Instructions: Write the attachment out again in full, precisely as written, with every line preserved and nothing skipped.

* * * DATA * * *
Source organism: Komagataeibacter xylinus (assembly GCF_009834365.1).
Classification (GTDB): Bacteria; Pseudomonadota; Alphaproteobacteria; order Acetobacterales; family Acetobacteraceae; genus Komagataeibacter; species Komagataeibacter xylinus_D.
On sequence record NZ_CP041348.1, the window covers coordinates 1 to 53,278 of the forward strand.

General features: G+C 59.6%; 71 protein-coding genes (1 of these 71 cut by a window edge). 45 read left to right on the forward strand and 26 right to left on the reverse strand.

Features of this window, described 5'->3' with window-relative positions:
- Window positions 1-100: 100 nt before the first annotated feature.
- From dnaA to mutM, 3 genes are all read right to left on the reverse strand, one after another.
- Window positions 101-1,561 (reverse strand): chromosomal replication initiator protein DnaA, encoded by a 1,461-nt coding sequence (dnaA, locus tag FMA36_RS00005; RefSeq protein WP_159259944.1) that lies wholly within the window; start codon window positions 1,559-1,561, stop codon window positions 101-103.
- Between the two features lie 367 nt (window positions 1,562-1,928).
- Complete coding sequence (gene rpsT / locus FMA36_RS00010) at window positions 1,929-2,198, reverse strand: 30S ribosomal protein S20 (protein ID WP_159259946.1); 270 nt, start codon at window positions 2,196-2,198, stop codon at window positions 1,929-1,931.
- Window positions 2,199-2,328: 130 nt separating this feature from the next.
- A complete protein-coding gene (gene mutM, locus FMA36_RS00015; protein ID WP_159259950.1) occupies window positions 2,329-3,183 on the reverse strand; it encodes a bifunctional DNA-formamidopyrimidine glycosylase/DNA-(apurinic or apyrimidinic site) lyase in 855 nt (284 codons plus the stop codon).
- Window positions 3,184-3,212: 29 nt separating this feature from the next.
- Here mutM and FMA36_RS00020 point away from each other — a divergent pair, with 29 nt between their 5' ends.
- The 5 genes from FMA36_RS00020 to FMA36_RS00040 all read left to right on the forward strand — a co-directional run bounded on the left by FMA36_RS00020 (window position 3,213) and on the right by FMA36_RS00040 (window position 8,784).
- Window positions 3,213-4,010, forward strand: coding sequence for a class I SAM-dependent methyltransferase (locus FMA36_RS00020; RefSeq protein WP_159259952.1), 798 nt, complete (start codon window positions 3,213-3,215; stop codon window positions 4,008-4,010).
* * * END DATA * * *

Source organism: Komagataeibacter xylinus (assembly GCF_009834365.1).
Classification (GTDB): Bacteria; Pseudomonadota; Alphaproteobacteria; order Acetobacterales; family Acetobacteraceae; genus Komagataeibacter; species Komagataeibacter xylinus_D.
On sequence record NZ_CP041348.1, the window covers coordinates 1 to 53,278 of the forward strand.

General features: G+C 59.6%; 71 protein-coding genes (1 of these 71 cut by a window edge). 45 read left to right on the forward strand and 26 right to left on the reverse strand.

Features of this window, described 5'->3' with window-relative positions:
- Window positions 1-100: 100 nt before the first annotated feature.
- From dnaA to mutM, 3 genes are all read right to left on the reverse strand, one after another.
- Window positions 101-1,561 (reverse strand): chromosomal replication initiator protein DnaA, encoded by a 1,461-nt coding sequence (dnaA, locus tag FMA36_RS00005; RefSeq protein WP_159259944.1) that lies wholly within the window; start codon window positions 1,559-1,561, stop codon window positions 101-103.
- Between the two features lie 367 nt (window positions 1,562-1,928).
- Complete coding sequence (gene rpsT / locus FMA36_RS00010) at window positions 1,929-2,198, reverse strand: 30S ribosomal protein S20 (protein ID WP_159259946.1); 270 nt, start codon at window positions 2,196-2,198, stop codon at window positions 1,929-1,931.
- Window positions 2,199-2,328: 130 nt separating this feature from the next.
- A complete protein-coding gene (gene mutM, locus FMA36_RS00015; protein ID WP_159259950.1) occupies window positions 2,329-3,183 on the reverse strand; it encodes a bifunctional DNA-formamidopyrimidine glycosylase/DNA-(apurinic or apyrimidinic site) lyase in 855 nt (284 codons plus the stop codon).
- Window positions 3,184-3,212: 29 nt separating this feature from the next.
- Here mutM and FMA36_RS00020 point away from each other — a divergent pair, with 29 nt between their 5' ends.
- The 5 genes from FMA36_RS00020 to FMA36_RS00040 all read left to right on the forward strand — a co-directional run bounded on the left by FMA36_RS00020 (window position 3,213) and on the right by FMA36_RS00040 (window position 8,784).
- Window positions 3,213-4,010, forward strand: coding sequence for a class I SAM-dependent methyltransferase (locus FMA36_RS00020; RefSeq protein WP_159259952.1), 798 nt, complete (start codon window positions 3,213-3,215; stop codon window positions 4,008-4,010).